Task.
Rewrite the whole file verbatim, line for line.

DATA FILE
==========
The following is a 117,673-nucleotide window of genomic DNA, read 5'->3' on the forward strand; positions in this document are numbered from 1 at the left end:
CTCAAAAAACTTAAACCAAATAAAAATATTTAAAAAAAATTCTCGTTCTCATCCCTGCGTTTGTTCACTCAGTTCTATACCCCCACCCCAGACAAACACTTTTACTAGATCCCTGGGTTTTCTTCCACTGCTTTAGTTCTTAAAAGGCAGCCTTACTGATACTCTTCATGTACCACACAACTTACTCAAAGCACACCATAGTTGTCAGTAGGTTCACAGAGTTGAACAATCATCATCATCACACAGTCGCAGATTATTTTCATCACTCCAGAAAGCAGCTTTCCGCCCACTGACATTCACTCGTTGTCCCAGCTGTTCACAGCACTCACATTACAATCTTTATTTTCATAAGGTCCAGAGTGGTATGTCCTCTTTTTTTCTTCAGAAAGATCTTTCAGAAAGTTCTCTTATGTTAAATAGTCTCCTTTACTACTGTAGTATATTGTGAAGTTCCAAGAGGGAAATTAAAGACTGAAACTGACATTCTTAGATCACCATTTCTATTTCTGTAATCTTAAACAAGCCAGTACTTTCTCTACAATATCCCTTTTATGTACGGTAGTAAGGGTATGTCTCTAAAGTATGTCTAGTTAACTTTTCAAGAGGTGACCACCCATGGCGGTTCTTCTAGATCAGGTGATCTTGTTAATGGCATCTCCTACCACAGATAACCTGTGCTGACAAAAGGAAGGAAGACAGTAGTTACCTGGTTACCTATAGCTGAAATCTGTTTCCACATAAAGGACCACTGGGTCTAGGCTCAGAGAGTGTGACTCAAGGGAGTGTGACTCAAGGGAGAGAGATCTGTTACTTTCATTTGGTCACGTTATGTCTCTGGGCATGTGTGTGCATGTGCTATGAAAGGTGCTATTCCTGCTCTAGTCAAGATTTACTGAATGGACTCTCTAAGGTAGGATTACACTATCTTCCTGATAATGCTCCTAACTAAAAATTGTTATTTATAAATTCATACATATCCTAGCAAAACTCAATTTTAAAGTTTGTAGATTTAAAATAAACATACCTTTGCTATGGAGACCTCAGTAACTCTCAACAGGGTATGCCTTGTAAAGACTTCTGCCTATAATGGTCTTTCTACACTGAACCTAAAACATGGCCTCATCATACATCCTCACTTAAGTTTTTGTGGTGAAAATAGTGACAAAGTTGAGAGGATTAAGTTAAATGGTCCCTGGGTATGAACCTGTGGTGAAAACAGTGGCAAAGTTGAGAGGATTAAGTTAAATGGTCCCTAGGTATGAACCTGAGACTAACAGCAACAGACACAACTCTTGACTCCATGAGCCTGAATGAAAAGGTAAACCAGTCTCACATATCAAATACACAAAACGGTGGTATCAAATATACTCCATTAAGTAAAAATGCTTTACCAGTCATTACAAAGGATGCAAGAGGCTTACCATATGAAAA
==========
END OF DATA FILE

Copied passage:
The following is a 117,673-nucleotide window of genomic DNA, read 5'->3' on the forward strand; positions in this document are numbered from 1 at the left end:
CTCAAAAAACTTAAACCAAATAAAAATATTTAAAAAAAATTCTCGTTCTCATCCCTGCGTTTGTTCACTCAGTTCTATACCCCCACCCCAGACAAACACTTTTACTAGATCCCTGGGTTTTCTTCCACTGCTTTAGTTCTTAAAAGGCAGCCTTACTGATACTCTTCATGTACCACACAACTTACTCAAAGCACACCATAGTTGTCAGTAGGTTCACAGAGTTGAACAATCATCATCATCACACAGTCGCAGATTATTTTCATCACTCCAGAAAGCAGCTTTCCGCCCACTGACATTCACTCGTTGTCCCAGCTGTTCACAGCACTCACATTACAATCTTTATTTTCATAAGGTCCAGAGTGGTATGTCCTCTTTTTTTCTTCAGAAAGATCTTTCAGAAAGTTCTCTTATGTTAAATAGTCTCCTTTACTACTGTAGTATATTGTGAAGTTCCAAGAGGGAAATTAAAGACTGAAACTGACATTCTTAGATCACCATTTCTATTTCTGTAATCTTAAACAAGCCAGTACTTTCTCTACAATATCCCTTTTATGTACGGTAGTAAGGGTATGTCTCTAAAGTATGTCTAGTTAACTTTTCAAGAGGTGACCACCCATGGCGGTTCTTCTAGATCAGGTGATCTTGTTAATGGCATCTCCTACCACAGATAACCTGTGCTGACAAAAGGAAGGAAGACAGTAGTTACCTGGTTACCTATAGCTGAAATCTGTTTCCACATAAAGGACCACTGGGTCTAGGCTCAGAGAGTGTGACTCAAGGGAGTGTGACTCAAGGGAGAGAGATCTGTTACTTTCATTTGGTCACGTTATGTCTCTGGGCATGTGTGTGCATGTGCTATGAAAGGTGCTATTCCTGCTCTAGTCAAGATTTACTGAATGGACTCTCTAAGGTAGGATTACACTATCTTCCTGATAATGCTCCTAACTAAAAATTGTTATTTATAAATTCATACATATCCTAGCAAAACTCAATTTTAAAGTTTGTAGATTTAAAATAAACATACCTTTGCTATGGAGACCTCAGTAACTCTCAACAGGGTATGCCTTGTAAAGACTTCTGCCTATAATGGTCTTTCTACACTGAACCTAAAACATGGCCTCATCATACATCCTCACTTAAGTTTTTGTGGTGAAAATAGTGACAAAGTTGAGAGGATTAAGTTAAATGGTCCCTGGGTATGAACCTGTGGTGAAAACAGTGGCAAAGTTGAGAGGATTAAGTTAAATGGTCCCTAGGTATGAACCTGAGACTAACAGCAACAGACACAACTCTTGACTCCATGAGCCTGAATGAAAAGGTAAACCAGTCTCACATATCAAATACACAAAACGGTGGTATCAAATATACTCCATTAAGTAAAAATGCTTTACCAGTCATTACAAAGGATGCAAGAGGCTTACCATATGAAAA